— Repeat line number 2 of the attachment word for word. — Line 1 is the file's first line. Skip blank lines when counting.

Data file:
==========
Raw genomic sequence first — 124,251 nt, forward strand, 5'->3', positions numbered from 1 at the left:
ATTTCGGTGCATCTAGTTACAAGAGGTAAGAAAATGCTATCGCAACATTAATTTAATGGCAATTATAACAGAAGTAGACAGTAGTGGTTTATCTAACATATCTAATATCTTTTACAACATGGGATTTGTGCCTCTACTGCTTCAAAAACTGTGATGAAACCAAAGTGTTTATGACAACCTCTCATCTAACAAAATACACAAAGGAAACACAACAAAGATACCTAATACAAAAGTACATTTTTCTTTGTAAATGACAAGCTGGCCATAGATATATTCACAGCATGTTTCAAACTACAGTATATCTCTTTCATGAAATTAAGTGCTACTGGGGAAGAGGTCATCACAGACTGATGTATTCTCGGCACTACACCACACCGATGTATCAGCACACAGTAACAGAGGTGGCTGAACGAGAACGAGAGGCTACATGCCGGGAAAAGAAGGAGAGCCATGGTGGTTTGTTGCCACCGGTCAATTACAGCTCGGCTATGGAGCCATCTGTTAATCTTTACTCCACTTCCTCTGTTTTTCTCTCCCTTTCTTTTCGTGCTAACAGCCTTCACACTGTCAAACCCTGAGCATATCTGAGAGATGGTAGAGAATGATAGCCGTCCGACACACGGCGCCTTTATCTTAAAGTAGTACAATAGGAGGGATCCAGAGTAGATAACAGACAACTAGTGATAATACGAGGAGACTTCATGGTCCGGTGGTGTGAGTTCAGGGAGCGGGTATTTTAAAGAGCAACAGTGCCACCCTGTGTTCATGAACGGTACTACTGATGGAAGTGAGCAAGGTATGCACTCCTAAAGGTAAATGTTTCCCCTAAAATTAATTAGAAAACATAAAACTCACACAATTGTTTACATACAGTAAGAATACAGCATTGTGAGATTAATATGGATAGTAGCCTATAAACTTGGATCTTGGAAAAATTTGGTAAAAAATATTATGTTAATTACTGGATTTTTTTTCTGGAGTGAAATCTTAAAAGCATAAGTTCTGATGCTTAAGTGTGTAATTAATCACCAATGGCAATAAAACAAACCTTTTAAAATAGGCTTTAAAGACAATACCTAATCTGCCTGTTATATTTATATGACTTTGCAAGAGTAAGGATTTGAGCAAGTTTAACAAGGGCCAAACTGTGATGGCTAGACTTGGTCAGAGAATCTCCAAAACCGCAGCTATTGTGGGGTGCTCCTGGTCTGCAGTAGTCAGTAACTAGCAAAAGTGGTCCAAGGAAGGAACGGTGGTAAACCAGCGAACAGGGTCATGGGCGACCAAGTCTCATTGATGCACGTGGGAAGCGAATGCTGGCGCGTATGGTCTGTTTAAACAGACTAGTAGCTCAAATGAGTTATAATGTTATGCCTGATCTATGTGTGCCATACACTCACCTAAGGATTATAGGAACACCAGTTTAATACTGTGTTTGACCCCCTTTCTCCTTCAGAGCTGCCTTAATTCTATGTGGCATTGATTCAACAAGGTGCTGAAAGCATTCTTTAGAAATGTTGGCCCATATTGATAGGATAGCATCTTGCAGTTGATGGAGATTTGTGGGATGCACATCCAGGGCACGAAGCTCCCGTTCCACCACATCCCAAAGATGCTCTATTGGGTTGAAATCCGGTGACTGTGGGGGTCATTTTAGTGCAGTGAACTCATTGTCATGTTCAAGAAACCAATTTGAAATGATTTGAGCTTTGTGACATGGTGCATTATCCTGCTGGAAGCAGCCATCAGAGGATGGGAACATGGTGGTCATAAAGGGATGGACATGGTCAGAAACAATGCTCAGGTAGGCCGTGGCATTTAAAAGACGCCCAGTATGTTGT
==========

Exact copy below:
ATTTCGGTGCATCTAGTTACAAGAGGTAAGAAAATGCTATCGCAACATTAATTTAATGGCAATTATAACAGAAGTAGACAGTAGTGGTTTATCTAACATATCTAATATCTTTTACAACATGGGATTTGTGCCTCTACTGCTTCAAAAACTGTGATGAAACCAAAGTGTTTATGACAACCTCTCATCTAACAAAATACACAAAGGAAACACAACAAAGATACCTAATACAAAAGTACATTTTTCTTTGTAAATGACAAGCTGGCCATAGATATATTCACAGCATGTTTCAAACTACAGTATATCTCTTTCATGAAATTAAGTGCTACTGGGGAAGAGGTCATCACAGACTGATGTATTCTCGGCACTACACCACACCGATGTATCAGCACACAGTAACAGAGGTGGCTGAACGAGAACGAGAGGCTACATGCCGGGAAAAGAAGGAGAGCCATGGTGGTTTGTTGCCACCGGTCAATTACAGCTCGGCTATGGAGCCATCTGTTAATCTTTACTCCACTTCCTCTGTTTTTCTCTCCCTTTCTTTTCGTGCTAACAGCCTTCACACTGTCAAACCCTGAGCATATCTGAGAGATGGTAGAGAATGATAGCCGTCCGACACACGGCGCCTTTATCTTAAAGTAGTACAATAGGAGGGATCCAGAGTAGATAACAGACAACTAGTGATAATACGAGGAGACTTCATGGTCCGGTGGTGTGAGTTCAGGGAGCGGGTATTTTAAAGAGCAACAGTGCCACCCTGTGTTCATGAACGGTACTACTGATGGAAGTGAGCAAGGTATGCACTCCTAAAGGTAAATGTTTCCCCTAAAATTAATTAGAAAACATAAAACTCACACAATTGTTTACATACAGTAAGAATACAGCATTGTGAGATTAATATGGATAGTAGCCTATAAACTTGGATCTTGGAAAAATTTGGTAAAAAATATTATGTTAATTACTGGATTTTTTTTCTGGAGTGAAATCTTAAAAGCATAAGTTCTGATGCTTAAGTGTGTAATTAATCACCAATGGCAATAAAACAAACCTTTTAAAATAGGCTTTAAAGACAATACCTAATCTGCCTGTTATATTTATATGACTTTGCAAGAGTAAGGATTTGAGCAAGTTTAACAAGGGCCAAACTGTGATGGCTAGACTTGGTCAGAGAATCTCCAAAACCGCAGCTATTGTGGGGTGCTCCTGGTCTGCAGTAGTCAGTAACTAGCAAAAGTGGTCCAAGGAAGGAACGGTGGTAAACCAGCGAACAGGGTCATGGGCGACCAAGTCTCATTGATGCACGTGGGAAGCGAATGCTGGCGCGTATGGTCTGTTTAAACAGACTAGTAGCTCAAATGAGTTATAATGTTATGCCTGATCTATGTGTGCCATACACTCACCTAAGGATTATAGGAACACCAGTTTAATACTGTGTTTGACCCCCTTTCTCCTTCAGAGCTGCCTTAATTCTATGTGGCATTGATTCAACAAGGTGCTGAAAGCATTCTTTAGAAATGTTGGCCCATATTGATAGGATAGCATCTTGCAGTTGATGGAGATTTGTGGGATGCACATCCAGGGCACGAAGCTCCCGTTCCACCACATCCCAAAGATGCTCTATTGGGTTGAAATCCGGTGACTGTGGGGGTCATTTTAGTGCAGTGAACTCATTGTCATGTTCAAGAAACCAATTTGAAATGATTTGAGCTTTGTGACATGGTGCATTATCCTGCTGGAAGCAGCCATCAGAGGATGGGAACATGGTGGTCATAAAGGGATGGACATGGTCAGAAACAATGCTCAGGTAGGCCGTGGCATTTAAAAGACGCCCAGTATGTTGT